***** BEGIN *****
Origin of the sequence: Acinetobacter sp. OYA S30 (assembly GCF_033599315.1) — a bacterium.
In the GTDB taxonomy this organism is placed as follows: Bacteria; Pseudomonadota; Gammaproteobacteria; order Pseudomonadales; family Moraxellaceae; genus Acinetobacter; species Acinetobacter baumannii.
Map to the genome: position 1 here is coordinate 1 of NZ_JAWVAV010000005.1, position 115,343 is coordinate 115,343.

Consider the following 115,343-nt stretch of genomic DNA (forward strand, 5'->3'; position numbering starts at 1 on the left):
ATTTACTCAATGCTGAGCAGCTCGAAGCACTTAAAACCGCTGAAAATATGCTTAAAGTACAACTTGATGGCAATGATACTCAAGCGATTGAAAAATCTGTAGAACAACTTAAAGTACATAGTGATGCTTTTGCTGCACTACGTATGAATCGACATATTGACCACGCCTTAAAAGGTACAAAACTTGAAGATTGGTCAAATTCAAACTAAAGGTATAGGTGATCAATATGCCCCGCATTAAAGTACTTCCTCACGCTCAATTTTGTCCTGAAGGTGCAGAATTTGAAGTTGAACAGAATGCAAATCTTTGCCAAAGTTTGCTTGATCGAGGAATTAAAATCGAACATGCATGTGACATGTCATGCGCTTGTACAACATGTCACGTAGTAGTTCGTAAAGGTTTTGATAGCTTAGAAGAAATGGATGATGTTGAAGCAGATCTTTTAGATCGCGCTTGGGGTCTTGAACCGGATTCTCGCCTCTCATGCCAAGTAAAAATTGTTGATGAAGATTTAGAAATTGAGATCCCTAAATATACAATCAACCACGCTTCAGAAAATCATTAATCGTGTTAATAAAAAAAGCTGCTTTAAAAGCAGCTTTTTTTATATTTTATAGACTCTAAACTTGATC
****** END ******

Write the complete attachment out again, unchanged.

Origin of the sequence: Acinetobacter sp. OYA S30 (assembly GCF_033599315.1) — a bacterium.
In the GTDB taxonomy this organism is placed as follows: Bacteria; Pseudomonadota; Gammaproteobacteria; order Pseudomonadales; family Moraxellaceae; genus Acinetobacter; species Acinetobacter baumannii.
Map to the genome: position 1 here is coordinate 1 of NZ_JAWVAV010000005.1, position 115,343 is coordinate 115,343.

Consider the following 115,343-nt stretch of genomic DNA (forward strand, 5'->3'; position numbering starts at 1 on the left):
ATTTACTCAATGCTGAGCAGCTCGAAGCACTTAAAACCGCTGAAAATATGCTTAAAGTACAACTTGATGGCAATGATACTCAAGCGATTGAAAAATCTGTAGAACAACTTAAAGTACATAGTGATGCTTTTGCTGCACTACGTATGAATCGACATATTGACCACGCCTTAAAAGGTACAAAACTTGAAGATTGGTCAAATTCAAACTAAAGGTATAGGTGATCAATATGCCCCGCATTAAAGTACTTCCTCACGCTCAATTTTGTCCTGAAGGTGCAGAATTTGAAGTTGAACAGAATGCAAATCTTTGCCAAAGTTTGCTTGATCGAGGAATTAAAATCGAACATGCATGTGACATGTCATGCGCTTGTACAACATGTCACGTAGTAGTTCGTAAAGGTTTTGATAGCTTAGAAGAAATGGATGATGTTGAAGCAGATCTTTTAGATCGCGCTTGGGGTCTTGAACCGGATTCTCGCCTCTCATGCCAAGTAAAAATTGTTGATGAAGATTTAGAAATTGAGATCCCTAAATATACAATCAACCACGCTTCAGAAAATCATTAATCGTGTTAATAAAAAAAGCTGCTTTAAAAGCAGCTTTTTTTATATTTTATAGACTCTAAACTTGATC